How Many Works of Art Did Michelangelo Create?
Michelangelo was a Renaissance master who worked as a sculptor, painter and architect. He was commissioned by many powerful figures including the pope and was said to have brought life to marble like never before.
His first works such as the Madonna of the Steps and Battle of the Centaurs are early evidence of his promise and talent. He viewed himself primarily as a sculptor though and his huge sculpture of David is still celebrated today.
The Creation of Adam
Michelangelo portrayed the Biblical story of creation in a stunning fresco in the Sistine Chapel. One of the most famous scenes in this epic artwork is The Creation of Adam, which depicts God reaching down to Adam and bestowing life on him. This work features many of the hallmarks of Michelangelo’s painting style, including his use of muscular bodies and twisting poses. It also shows his mastery of sculpting, since the figures almost appear more like works of art than brush strokes.
What makes The Creation of Adam so iconic is the way Michelangelo captured this moment in time. The image of God’s hand almost touching Adam’s has been immortalized in paintings and movies, and it has become a symbol of the human race. This work represents the beginning of everything that we know, and it continues to resonate with us even today. Books have been written, and reinterpretations have been made, but there is something about this piece that will never die.
The Last Judgement
The Last Judgement is a large scale fresco that Michelangelo painted on the altar wall of the Sistine Chapel. It was created in 1534 and it depicts a judgement scene where people who have been good will go to heaven and those that were evil will be punished for their crimes. It was created at a time when the Protestant Reformation had begun to gain momentum, and Michelangelo’s painting was meant to be a powerful reminder of the Catholic faith.
Christ is featured at the center of the painting and he carries a book with him that reveals who will be saved. The rest of the painting is filled with heavenly attendants, saints and other religious figures. Michelangelo used artistic license and included figures from Greek mythology. Many scholars believe that the skin held by St. Bartholomew is a self-portrait of the artist himself. The image is still one of the most powerful in world art history.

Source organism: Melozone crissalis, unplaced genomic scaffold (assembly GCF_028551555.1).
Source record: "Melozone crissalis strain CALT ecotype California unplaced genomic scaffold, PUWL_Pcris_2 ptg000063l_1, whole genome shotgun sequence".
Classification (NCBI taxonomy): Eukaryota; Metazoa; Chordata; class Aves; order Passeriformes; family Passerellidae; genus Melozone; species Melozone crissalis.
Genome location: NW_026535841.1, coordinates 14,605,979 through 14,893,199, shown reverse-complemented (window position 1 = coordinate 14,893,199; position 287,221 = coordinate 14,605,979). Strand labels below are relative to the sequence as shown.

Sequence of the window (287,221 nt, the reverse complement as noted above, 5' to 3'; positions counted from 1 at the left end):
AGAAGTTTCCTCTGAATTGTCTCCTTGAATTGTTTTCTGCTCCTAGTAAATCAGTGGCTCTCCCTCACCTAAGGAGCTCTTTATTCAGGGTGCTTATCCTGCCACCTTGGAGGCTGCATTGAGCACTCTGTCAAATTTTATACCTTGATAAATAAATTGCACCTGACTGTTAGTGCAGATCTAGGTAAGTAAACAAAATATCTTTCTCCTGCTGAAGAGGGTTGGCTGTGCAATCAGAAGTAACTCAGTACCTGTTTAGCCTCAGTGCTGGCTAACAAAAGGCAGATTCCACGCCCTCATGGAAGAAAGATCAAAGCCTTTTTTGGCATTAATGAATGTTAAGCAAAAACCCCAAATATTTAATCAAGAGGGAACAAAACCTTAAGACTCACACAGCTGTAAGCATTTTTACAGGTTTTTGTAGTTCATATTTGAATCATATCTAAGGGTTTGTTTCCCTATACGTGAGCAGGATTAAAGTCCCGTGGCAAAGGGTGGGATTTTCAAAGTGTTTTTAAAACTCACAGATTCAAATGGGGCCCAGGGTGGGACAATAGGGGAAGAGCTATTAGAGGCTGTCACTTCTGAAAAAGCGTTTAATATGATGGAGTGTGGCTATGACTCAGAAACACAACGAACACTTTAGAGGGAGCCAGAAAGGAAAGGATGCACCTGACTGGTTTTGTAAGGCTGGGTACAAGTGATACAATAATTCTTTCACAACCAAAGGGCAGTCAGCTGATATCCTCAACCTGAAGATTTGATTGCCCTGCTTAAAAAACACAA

Michelangelo’s first major commission was a sculptural depiction of the Virgin Mary and her dead son. It was to be a tomb monument for the French cardinal Jean Bilheres de Lagraulas. Michelangelo carved two intricate figures – Mary and Jesus – from one block of marble to create a masterful work that was both classical and naturalistic. The Pieta is an early example of Renaissance ideals of natural beauty and human realism.
Its intimate portrayal of a mother and her dying child is both heartbreaking and life-giving. The detail of the draped cloths Michelangelo created gives his sculpture texture and substance. Its message of compassion and sympathy has touched believers for centuries, including a young geologist from Hungary named Laszlo Toth who leapt over the railings at St. Peter’s Basilica on Pentecost Sunday of 1972 to hammer away at the statue.
Today, a full-size bronze copy of the original Pieta stands in the lobby of Saint Louis Basilica. The work was commissioned by the Boston Store and cast in 1945 using molds from Michelangelo’s original marble, before the Italian government outlawed full-sized copies of monumental works.
In 1501 Michelangelo was contracted to create a large male statue out of marble for the Florence cathedral, technically called Santa Maria del Fiore. After two prior sculptors had tried and failed, Michelangelo successfully turned a block of marble weighing 12,500 pounds into the Biblical hero David. The figure is a pinnacle of male perfection and at 17 feet tall is literally larger than life.
David perfectly embodies the revitalization of ancient Greco-Roman art and culture in 15th century Florence. Michelangelo based his figure on monumental statues from the Classical period and also on depictions of Hercules, who was a hero with deep ties to the city of Florence and had even appeared on the Florentine seal.
Although Michelangelo had already proved his artistic genius in the Pieta two years earlier, it was this work that truly launched him into international fame. He was one of the most talented sculptors of his day and is credited with revolutionizing the art of sculpture.